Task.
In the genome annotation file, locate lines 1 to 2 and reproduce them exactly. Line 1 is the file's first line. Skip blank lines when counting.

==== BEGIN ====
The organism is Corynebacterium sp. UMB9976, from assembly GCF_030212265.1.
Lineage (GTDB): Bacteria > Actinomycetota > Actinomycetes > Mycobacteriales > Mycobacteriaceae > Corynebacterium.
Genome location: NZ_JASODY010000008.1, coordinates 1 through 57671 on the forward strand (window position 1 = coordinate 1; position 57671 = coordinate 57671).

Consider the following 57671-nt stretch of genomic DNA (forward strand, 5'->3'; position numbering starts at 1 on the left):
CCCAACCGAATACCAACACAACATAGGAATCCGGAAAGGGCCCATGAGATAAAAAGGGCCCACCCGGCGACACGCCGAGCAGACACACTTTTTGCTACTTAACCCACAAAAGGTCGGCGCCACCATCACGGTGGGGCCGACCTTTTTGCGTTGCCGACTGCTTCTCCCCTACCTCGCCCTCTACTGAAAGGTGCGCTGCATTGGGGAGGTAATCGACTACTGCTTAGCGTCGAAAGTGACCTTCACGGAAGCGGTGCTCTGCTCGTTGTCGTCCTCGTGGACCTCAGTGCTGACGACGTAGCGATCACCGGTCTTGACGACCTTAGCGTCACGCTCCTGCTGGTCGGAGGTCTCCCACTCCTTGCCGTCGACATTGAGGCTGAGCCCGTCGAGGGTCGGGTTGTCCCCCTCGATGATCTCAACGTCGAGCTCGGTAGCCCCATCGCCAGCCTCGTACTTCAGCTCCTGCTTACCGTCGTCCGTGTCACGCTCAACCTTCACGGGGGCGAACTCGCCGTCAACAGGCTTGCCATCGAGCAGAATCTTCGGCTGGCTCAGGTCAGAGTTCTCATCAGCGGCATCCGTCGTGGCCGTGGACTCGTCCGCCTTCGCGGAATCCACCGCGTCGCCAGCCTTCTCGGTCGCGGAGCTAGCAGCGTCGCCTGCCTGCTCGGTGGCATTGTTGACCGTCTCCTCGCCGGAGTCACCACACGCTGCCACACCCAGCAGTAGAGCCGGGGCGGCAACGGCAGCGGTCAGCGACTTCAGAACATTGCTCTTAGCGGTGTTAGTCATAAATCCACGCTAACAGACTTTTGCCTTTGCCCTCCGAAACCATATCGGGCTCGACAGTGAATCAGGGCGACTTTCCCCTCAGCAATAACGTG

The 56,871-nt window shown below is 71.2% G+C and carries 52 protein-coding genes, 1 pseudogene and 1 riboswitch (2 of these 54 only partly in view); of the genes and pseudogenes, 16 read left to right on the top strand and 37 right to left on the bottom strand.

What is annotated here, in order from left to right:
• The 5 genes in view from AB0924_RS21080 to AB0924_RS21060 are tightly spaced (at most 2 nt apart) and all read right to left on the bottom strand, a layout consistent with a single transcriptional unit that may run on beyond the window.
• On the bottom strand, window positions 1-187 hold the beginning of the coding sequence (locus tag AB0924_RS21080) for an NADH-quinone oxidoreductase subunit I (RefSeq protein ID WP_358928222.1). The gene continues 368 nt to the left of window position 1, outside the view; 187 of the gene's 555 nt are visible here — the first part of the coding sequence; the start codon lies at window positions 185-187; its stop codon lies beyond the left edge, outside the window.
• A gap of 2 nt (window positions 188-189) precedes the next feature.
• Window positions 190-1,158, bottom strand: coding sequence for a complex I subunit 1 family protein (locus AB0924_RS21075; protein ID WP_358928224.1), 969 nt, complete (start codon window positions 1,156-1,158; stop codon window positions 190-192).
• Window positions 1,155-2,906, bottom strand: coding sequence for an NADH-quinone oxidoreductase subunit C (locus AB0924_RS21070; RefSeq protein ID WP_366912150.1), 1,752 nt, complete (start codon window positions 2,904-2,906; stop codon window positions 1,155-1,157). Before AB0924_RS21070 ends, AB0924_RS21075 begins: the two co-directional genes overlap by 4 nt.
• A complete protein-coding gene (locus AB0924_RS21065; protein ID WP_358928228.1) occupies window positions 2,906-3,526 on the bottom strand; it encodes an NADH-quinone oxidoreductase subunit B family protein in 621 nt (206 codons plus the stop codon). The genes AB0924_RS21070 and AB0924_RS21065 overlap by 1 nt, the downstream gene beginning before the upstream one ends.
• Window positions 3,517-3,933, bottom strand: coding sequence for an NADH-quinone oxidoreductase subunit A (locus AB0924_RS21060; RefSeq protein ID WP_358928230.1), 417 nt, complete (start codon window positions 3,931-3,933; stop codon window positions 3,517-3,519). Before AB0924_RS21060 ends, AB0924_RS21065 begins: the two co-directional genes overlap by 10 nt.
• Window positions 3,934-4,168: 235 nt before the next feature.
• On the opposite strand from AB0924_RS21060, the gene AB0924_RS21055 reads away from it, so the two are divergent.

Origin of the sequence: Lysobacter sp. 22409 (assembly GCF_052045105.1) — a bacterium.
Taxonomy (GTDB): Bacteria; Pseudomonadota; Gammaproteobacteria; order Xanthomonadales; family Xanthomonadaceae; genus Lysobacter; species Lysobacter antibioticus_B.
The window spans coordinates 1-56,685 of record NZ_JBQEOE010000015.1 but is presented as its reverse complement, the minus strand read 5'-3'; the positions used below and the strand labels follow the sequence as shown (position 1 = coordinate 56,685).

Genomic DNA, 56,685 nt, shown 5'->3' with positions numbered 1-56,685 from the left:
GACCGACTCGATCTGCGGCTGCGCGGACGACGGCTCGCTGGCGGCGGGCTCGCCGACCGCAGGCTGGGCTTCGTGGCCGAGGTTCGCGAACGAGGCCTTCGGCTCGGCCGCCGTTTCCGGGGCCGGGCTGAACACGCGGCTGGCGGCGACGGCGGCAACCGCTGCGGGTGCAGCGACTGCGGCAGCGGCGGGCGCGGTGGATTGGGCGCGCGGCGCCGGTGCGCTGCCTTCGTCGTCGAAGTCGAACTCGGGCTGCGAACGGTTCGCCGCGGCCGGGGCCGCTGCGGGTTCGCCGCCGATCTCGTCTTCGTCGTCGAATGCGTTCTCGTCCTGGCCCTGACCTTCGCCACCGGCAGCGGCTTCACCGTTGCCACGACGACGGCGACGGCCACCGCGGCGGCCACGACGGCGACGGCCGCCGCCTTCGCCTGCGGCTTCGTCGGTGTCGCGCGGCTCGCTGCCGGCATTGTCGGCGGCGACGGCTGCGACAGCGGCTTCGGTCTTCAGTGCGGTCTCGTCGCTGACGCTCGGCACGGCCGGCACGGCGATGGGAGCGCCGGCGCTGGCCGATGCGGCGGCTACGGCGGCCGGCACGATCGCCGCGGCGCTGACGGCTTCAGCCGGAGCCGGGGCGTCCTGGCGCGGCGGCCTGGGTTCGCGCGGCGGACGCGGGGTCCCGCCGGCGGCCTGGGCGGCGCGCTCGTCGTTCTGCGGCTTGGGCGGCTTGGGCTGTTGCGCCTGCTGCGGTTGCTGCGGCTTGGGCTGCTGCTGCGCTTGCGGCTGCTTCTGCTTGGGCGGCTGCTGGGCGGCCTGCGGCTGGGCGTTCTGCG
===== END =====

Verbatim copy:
The organism is Corynebacterium sp. UMB9976, from assembly GCF_030212265.1.
Lineage (GTDB): Bacteria > Actinomycetota > Actinomycetes > Mycobacteriales > Mycobacteriaceae > Corynebacterium.